Back in late 2016, the NFL witnessed and then divided over the kneeling of then-San Francisco 49ers quarterback Colin Kaepernick. His reason was to bring attention and stand by those who are oppressed by our current system. Today, he has been making headlines again as more and more sports figures come out with their own statements and realizations.
I thought to myself at that point, what is the history of racial integration in sports and when did P.O.Cs start being allowed in different leagues.
Many of you know of Jackie Robinson in the MLB; he was as much a Dodger as he was one of the first social activists in sports. Having fought segregation throughout the years, he opened the doors to many in the major leagues. Yet, another figure came before him that has been forgotten in time. That man is Moses Fleetwood Walker, 63 years before Jack Robinson broke the color barrier in the 20th century.
Walker was a scholar, businessman, and newspaper publisher. Ultimately, he was defeated by segregation and left after only a season due to injuries and death threats received—even from his fellow players. Other teams did not want to play with any group that had a black man in it. But, apparently he was preceded by another black man in 1879. A slave by the name of William Edward White, ironically enough, who lasted even less time than he. This is the period that MLB wishes to leave forgotten in the dust.
Do you know Kenny Washington? Probably not and I don’t blame you. A UCLA student in 1939, he was the first to shatter the color barrier in the NFL back in 1946 following pressure from newspapers and the commission of the stadium to be more diverse and inclusive. It’s not that he was a bad player; go look at the record—it’s incredible! No, it’s that all 10 leagues at the time had an unspoken rule that said no colored people allowed. The first team? The Rams, who had relocated to L.A. at the time. This man opened the doors for everyone else after, including Kaepernick. A man who had to endure physical attacks and racism on and off the gridiron. We have him to thank for all those great players that made us lose our heads throughout the years.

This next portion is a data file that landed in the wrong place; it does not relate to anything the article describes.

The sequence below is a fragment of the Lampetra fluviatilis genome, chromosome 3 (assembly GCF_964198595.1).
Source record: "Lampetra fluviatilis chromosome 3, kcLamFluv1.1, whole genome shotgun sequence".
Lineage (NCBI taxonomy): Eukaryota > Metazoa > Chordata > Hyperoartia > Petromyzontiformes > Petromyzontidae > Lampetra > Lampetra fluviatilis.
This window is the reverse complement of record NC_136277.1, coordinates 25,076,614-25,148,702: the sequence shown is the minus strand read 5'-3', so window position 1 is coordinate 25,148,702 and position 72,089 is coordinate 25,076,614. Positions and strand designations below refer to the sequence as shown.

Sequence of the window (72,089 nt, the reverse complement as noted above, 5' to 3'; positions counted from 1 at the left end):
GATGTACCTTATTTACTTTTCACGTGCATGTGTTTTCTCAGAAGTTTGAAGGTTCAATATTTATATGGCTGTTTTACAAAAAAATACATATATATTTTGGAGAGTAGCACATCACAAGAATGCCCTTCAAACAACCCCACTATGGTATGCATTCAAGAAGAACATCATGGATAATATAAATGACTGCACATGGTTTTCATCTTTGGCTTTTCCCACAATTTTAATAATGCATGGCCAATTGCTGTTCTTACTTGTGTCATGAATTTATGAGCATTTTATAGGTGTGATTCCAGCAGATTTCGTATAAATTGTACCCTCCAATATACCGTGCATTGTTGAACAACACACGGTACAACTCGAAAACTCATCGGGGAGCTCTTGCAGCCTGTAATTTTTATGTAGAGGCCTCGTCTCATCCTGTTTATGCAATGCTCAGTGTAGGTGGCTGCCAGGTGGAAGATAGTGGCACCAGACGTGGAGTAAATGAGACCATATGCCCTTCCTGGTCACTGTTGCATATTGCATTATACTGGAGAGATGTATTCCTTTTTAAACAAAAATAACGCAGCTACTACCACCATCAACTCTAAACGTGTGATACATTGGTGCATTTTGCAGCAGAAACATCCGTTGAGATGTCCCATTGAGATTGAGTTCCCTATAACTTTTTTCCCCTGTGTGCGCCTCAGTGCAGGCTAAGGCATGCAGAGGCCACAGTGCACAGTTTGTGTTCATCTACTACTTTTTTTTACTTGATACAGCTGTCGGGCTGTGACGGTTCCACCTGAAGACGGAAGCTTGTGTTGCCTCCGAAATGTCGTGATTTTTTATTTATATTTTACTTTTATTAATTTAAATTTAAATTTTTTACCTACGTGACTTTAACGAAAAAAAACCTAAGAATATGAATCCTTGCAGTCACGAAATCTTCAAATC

You look at the NHL and the story is a bit different here. Hockey is a sport for the caucasian middle class that we simply cannot afford to enjoy. Still, though, more people have started to join thanks to the sport being made affordable to a lot of lower-income communities through multiple funding and programs. We actually have an African-Canadian hailing from Nova-Scotia to thank for paving the way for all of us in the early 20th century. 1958, to be precise, with the Boston Bruins and he went on to play for 45 career games. For two decades and more he has been advocating for the sport to become more accessible to the youth. In a recent interview, he stated the fact that even today a lot of the up-and-coming colored players faced racism and bullying on their own. He wishes for that to change, for that discriminatory relationship to end once and for all.
I can say, personally, that I fell in love with the energy of hockey when I first played as a teenage boy. Actually, that’s a lie… I fell in love with hockey as a boy, sitting in the living room in front of an old blocky wood panelled T.V. cheering for the Islanders, Rangers, Habs and Canucks.
Let’s hope that current events will push more players, trainers and managers to bring about change in all aspects of all leagues because obviously we still have a lot of work to do to become acceptant of all differences. Whether we like it or not, the very sports that bring us together have been divided in their own ranks. Hopefully, the next ones to speak and work for change will not be pushed out and silenced but rather accepted, welcomed and appreciated.